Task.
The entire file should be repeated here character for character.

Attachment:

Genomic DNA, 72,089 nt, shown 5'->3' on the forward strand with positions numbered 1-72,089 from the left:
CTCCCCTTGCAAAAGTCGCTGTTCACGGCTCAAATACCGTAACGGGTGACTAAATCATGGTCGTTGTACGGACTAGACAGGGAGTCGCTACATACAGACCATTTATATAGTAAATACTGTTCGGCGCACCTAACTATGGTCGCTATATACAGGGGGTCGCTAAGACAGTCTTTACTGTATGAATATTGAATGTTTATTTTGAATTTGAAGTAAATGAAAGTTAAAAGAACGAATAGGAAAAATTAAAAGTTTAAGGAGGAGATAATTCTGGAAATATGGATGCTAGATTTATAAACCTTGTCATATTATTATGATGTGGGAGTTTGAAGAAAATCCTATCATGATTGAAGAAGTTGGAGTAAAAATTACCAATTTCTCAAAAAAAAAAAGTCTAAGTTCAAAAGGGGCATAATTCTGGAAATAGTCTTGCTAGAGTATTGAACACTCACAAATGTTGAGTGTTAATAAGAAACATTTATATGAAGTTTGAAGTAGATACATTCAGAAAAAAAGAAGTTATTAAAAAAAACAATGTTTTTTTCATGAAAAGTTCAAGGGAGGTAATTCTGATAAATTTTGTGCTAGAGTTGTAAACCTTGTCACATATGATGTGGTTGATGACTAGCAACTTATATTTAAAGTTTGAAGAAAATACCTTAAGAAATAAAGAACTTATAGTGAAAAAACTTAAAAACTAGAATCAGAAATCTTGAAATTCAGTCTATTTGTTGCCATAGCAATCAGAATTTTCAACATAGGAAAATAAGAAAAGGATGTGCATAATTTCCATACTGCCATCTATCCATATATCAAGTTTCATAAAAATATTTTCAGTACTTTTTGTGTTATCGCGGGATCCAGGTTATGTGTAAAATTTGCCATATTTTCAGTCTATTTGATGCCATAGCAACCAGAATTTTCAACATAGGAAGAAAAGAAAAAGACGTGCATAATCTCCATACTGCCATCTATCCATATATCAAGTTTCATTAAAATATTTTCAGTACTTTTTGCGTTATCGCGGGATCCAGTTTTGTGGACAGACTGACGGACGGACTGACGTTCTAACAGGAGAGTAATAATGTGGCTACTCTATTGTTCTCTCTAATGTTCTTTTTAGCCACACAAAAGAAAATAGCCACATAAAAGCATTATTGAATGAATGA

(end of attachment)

Genomic DNA, 72,089 nt, shown 5'->3' on the forward strand with positions numbered 1-72,089 from the left:
CTCCCCTTGCAAAAGTCGCTGTTCACGGCTCAAATACCGTAACGGGTGACTAAATCATGGTCGTTGTACGGACTAGACAGGGAGTCGCTACATACAGACCATTTATATAGTAAATACTGTTCGGCGCACCTAACTATGGTCGCTATATACAGGGGGTCGCTAAGACAGTCTTTACTGTATGAATATTGAATGTTTATTTTGAATTTGAAGTAAATGAAAGTTAAAAGAACGAATAGGAAAAATTAAAAGTTTAAGGAGGAGATAATTCTGGAAATATGGATGCTAGATTTATAAACCTTGTCATATTATTATGATGTGGGAGTTTGAAGAAAATCCTATCATGATTGAAGAAGTTGGAGTAAAAATTACCAATTTCTCAAAAAAAAAAAGTCTAAGTTCAAAAGGGGCATAATTCTGGAAATAGTCTTGCTAGAGTATTGAACACTCACAAATGTTGAGTGTTAATAAGAAACATTTATATGAAGTTTGAAGTAGATACATTCAGAAAAAAAGAAGTTATTAAAAAAAACAATGTTTTTTTCATGAAAAGTTCAAGGGAGGTAATTCTGATAAATTTTGTGCTAGAGTTGTAAACCTTGTCACATATGATGTGGTTGATGACTAGCAACTTATATTTAAAGTTTGAAGAAAATACCTTAAGAAATAAAGAACTTATAGTGAAAAAACTTAAAAACTAGAATCAGAAATCTTGAAATTCAGTCTATTTGTTGCCATAGCAATCAGAATTTTCAACATAGGAAAATAAGAAAAGGATGTGCATAATTTCCATACTGCCATCTATCCATATATCAAGTTTCATAAAAATATTTTCAGTACTTTTTGTGTTATCGCGGGATCCAGGTTATGTGTAAAATTTGCCATATTTTCAGTCTATTTGATGCCATAGCAACCAGAATTTTCAACATAGGAAGAAAAGAAAAAGACGTGCATAATCTCCATACTGCCATCTATCCATATATCAAGTTTCATTAAAATATTTTCAGTACTTTTTGCGTTATCGCGGGATCCAGTTTTGTGGACAGACTGACGGACGGACTGACGTTCTAACAGGAGAGTAATAATGTGGCTACTCTATTGTTCTCTCTAATGTTCTTTTTAGCCACACAAAAGAAAATAGCCACATAAAAGCATTATTGAATGAATGA